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4438 Views 5 Replies Latest reply: Jun 12, 2008 9:36 AM by mmalone84
Currently Being ModeratedMay 30, 2008 3:51 PM (in response to johne-dm)ok... i think i was able to do it. here is what i did and someone can tell me if this is the stupidest thing they ever heard of:
i created a command line utility that will encrypt a file based on some information about another file in my app (like an md5 digest, save date, etc) that doesn't change once the app is installed.
used that to encrypt a properties file in a custom "run script" build step in my build.
i use the same key (gotten at runtime from the file system) to decrypt the properties file and turn it into an NSDictionary to be read at runtime. this way, the key to the encryption is somewhere in the app, but not easily found by anyone.
the original properties file is not included with the app during build.
is the secret safe?mac book pro
Currently Being ModeratedJun 11, 2008 10:37 PM (in response to johne-dm)Hi, can you post your sample code for simple symmetrical encrypt on iPhone. I am aware of the CCCrypt functions bet can't get them to work.
Thanksmacpro, Mac OS X (10.5.2), iPhne reg developer
Currently Being ModeratedJun 12, 2008 1:40 AM (in response to johne-dm)There is no way to do what you want.
The short version is that any security scheme you think of can only obfuscate the key, because you don't have any secrets available to you that the user doesn't have. In this case, someone could reverse engineer your encryption scheme; once they know that you're deriving a key from your application bundle, they can figure out what that key is just the same as you.
But here's the good news: you don't have to! The user never gets raw access to the file system in iPhone OS, so they never get an opportunity to access and reverse-engineer your app. And even if they did, your app bundle is wrapped in FairPlay encryption. (The phone backup stored on your computer is encrypted, too.) So unless you're worried about Apple stealing your app's secret, you don't really have to worry about obfuscating it at all.MacBook, Mac OS X (10.5.3)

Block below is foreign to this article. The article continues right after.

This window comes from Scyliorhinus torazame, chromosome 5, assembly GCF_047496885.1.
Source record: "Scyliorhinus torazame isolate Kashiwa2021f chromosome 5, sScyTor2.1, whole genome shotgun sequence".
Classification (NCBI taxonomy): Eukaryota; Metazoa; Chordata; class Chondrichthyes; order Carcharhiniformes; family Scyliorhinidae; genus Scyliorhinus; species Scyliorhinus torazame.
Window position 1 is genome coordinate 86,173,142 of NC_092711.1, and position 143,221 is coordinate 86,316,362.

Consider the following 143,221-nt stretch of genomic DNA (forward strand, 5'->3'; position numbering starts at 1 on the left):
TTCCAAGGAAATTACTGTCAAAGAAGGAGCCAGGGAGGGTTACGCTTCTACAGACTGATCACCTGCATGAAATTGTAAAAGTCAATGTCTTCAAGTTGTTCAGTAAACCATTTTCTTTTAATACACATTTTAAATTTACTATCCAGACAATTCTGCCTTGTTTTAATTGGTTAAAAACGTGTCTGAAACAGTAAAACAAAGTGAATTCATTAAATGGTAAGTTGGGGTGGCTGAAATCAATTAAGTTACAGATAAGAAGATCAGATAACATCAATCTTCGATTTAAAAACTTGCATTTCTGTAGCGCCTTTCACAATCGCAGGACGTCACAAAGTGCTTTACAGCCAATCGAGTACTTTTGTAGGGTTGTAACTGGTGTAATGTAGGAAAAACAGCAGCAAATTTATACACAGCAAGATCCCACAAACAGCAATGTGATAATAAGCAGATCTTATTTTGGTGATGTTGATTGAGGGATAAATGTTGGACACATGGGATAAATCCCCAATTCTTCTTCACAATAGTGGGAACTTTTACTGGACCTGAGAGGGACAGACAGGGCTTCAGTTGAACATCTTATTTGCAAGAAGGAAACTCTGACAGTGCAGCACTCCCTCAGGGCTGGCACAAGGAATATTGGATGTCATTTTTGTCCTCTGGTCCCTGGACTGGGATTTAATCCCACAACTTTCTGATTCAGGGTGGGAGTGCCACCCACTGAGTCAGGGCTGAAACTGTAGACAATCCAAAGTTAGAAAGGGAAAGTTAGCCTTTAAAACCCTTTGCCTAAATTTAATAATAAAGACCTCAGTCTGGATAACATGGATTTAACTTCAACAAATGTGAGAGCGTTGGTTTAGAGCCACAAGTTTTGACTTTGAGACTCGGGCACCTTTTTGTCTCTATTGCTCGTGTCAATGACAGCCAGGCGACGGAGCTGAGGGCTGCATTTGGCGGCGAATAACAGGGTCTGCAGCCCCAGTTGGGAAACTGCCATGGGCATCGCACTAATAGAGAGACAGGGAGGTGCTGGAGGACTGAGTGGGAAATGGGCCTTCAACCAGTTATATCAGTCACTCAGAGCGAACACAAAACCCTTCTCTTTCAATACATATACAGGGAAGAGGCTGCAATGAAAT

Currently Being ModeratedJun 12, 2008 8:50 AM (in response to Brent Royal-Gordon)Ok, but the common practice is to copy any DB or working files to the app documents folder on the iPhone, which is accessable (xcode organizer can copy this folder o the desktop). So how can I secure sensitive data (sqllite files). As you mentioned the password/key stored in the bundle is secure, so if I can get the CCCryto API to work it should offera good solution. I keep getting a invalid param error, I am sure my C syntax is the problem but I have no sample reference to verify use of the paramaters and data types for the CCCrypto(.....) function.macpro, Mac OS X (10.5.2), iPhne reg developer
Currently Being ModeratedJun 12, 2008 9:36 AM (in response to Brent Royal-Gordon)I'm with Brent on this. The user should never have access to the raw app. And, honestly, is there any reason for anyone to steal your Flickr API key? They can get one themselves for free if they want one. There are legit reasons for people to steal the key from the official app -- they can abuse it since Flickr is unlikely to turn that one off -- but Flickr Uploadr doesn't even jump through this many hoops to keep the key secret private (basically, they just use a little hack that keeps the secret from showing up if you run strings on the binary). Long story short, an ordinary third-party key isn't even worth stealing.
I'm working on an app that uses OAuth to hit a web service, and I'm just putting the consumer secret in the info.plist file...MacBook Pro, Mac OS X (10.5.2)